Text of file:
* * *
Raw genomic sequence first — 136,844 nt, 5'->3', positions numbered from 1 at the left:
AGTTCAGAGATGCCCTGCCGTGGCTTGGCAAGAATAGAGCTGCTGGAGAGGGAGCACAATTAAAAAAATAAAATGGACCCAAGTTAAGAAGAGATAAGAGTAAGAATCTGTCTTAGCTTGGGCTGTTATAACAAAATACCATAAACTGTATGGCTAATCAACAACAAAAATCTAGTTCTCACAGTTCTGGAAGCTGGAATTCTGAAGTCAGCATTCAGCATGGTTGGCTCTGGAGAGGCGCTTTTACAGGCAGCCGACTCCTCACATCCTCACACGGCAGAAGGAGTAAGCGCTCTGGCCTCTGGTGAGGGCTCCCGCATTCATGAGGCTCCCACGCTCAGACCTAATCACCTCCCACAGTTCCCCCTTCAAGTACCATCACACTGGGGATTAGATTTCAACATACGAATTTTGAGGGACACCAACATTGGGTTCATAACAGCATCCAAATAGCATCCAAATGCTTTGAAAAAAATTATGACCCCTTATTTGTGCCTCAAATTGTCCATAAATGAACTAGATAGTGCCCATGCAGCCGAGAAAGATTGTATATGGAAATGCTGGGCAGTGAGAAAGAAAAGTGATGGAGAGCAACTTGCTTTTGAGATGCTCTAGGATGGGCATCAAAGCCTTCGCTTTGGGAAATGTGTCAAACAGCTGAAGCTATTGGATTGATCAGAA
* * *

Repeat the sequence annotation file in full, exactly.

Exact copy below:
Raw genomic sequence first — 136,844 nt, 5'->3', positions numbered from 1 at the left:
AGTTCAGAGATGCCCTGCCGTGGCTTGGCAAGAATAGAGCTGCTGGAGAGGGAGCACAATTAAAAAAATAAAATGGACCCAAGTTAAGAAGAGATAAGAGTAAGAATCTGTCTTAGCTTGGGCTGTTATAACAAAATACCATAAACTGTATGGCTAATCAACAACAAAAATCTAGTTCTCACAGTTCTGGAAGCTGGAATTCTGAAGTCAGCATTCAGCATGGTTGGCTCTGGAGAGGCGCTTTTACAGGCAGCCGACTCCTCACATCCTCACACGGCAGAAGGAGTAAGCGCTCTGGCCTCTGGTGAGGGCTCCCGCATTCATGAGGCTCCCACGCTCAGACCTAATCACCTCCCACAGTTCCCCCTTCAAGTACCATCACACTGGGGATTAGATTTCAACATACGAATTTTGAGGGACACCAACATTGGGTTCATAACAGCATCCAAATAGCATCCAAATGCTTTGAAAAAAATTATGACCCCTTATTTGTGCCTCAAATTGTCCATAAATGAACTAGATAGTGCCCATGCAGCCGAGAAAGATTGTATATGGAAATGCTGGGCAGTGAGAAAGAAAAGTGATGGAGAGCAACTTGCTTTTGAGATGCTCTAGGATGGGCATCAAAGCCTTCGCTTTGGGAAATGTGTCAAACAGCTGAAGCTATTGGATTGATCAGAA